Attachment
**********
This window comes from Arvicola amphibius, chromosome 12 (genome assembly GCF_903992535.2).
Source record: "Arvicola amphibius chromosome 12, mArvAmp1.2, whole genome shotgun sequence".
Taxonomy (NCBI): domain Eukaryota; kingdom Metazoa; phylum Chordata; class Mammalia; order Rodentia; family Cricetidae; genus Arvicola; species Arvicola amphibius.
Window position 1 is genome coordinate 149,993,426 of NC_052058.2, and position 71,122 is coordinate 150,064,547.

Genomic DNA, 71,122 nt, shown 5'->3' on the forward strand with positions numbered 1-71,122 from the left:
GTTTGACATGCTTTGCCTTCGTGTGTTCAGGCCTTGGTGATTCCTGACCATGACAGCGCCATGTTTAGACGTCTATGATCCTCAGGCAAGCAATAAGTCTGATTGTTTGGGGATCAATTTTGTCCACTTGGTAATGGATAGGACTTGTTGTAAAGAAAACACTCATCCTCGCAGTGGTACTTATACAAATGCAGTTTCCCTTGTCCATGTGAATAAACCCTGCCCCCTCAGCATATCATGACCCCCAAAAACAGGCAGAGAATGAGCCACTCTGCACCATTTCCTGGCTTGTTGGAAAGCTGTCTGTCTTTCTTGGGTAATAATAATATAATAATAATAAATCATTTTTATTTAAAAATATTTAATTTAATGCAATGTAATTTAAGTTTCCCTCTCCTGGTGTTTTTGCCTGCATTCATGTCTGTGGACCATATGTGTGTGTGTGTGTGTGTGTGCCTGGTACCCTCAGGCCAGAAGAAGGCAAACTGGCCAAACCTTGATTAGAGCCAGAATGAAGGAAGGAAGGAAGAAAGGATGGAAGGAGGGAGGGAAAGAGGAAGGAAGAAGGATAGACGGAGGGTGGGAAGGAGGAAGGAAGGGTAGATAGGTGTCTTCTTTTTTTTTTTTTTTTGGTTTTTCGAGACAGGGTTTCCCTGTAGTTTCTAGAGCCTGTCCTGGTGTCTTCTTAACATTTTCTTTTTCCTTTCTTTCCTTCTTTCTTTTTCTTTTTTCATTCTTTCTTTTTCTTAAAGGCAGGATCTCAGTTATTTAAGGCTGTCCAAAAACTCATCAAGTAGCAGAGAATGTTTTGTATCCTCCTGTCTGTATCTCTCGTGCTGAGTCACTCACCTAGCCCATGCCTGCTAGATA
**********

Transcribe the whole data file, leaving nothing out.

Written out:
This window comes from Arvicola amphibius, chromosome 12 (genome assembly GCF_903992535.2).
Source record: "Arvicola amphibius chromosome 12, mArvAmp1.2, whole genome shotgun sequence".
Taxonomy (NCBI): domain Eukaryota; kingdom Metazoa; phylum Chordata; class Mammalia; order Rodentia; family Cricetidae; genus Arvicola; species Arvicola amphibius.
Window position 1 is genome coordinate 149,993,426 of NC_052058.2, and position 71,122 is coordinate 150,064,547.

Genomic DNA, 71,122 nt, shown 5'->3' on the forward strand with positions numbered 1-71,122 from the left:
GTTTGACATGCTTTGCCTTCGTGTGTTCAGGCCTTGGTGATTCCTGACCATGACAGCGCCATGTTTAGACGTCTATGATCCTCAGGCAAGCAATAAGTCTGATTGTTTGGGGATCAATTTTGTCCACTTGGTAATGGATAGGACTTGTTGTAAAGAAAACACTCATCCTCGCAGTGGTACTTATACAAATGCAGTTTCCCTTGTCCATGTGAATAAACCCTGCCCCCTCAGCATATCATGACCCCCAAAAACAGGCAGAGAATGAGCCACTCTGCACCATTTCCTGGCTTGTTGGAAAGCTGTCTGTCTTTCTTGGGTAATAATAATATAATAATAATAAATCATTTTTATTTAAAAATATTTAATTTAATGCAATGTAATTTAAGTTTCCCTCTCCTGGTGTTTTTGCCTGCATTCATGTCTGTGGACCATATGTGTGTGTGTGTGTGTGTGTGCCTGGTACCCTCAGGCCAGAAGAAGGCAAACTGGCCAAACCTTGATTAGAGCCAGAATGAAGGAAGGAAGGAAGAAAGGATGGAAGGAGGGAGGGAAAGAGGAAGGAAGAAGGATAGACGGAGGGTGGGAAGGAGGAAGGAAGGGTAGATAGGTGTCTTCTTTTTTTTTTTTTTTTGGTTTTTCGAGACAGGGTTTCCCTGTAGTTTCTAGAGCCTGTCCTGGTGTCTTCTTAACATTTTCTTTTTCCTTTCTTTCCTTCTTTCTTTTTCTTTTTTCATTCTTTCTTTTTCTTAAAGGCAGGATCTCAGTTATTTAAGGCTGTCCAAAAACTCATCAAGTAGCAGAGAATGTTTTGTATCCTCCTGTCTGTATCTCTCGTGCTGAGTCACTCACCTAGCCCATGCCTGCTAGATA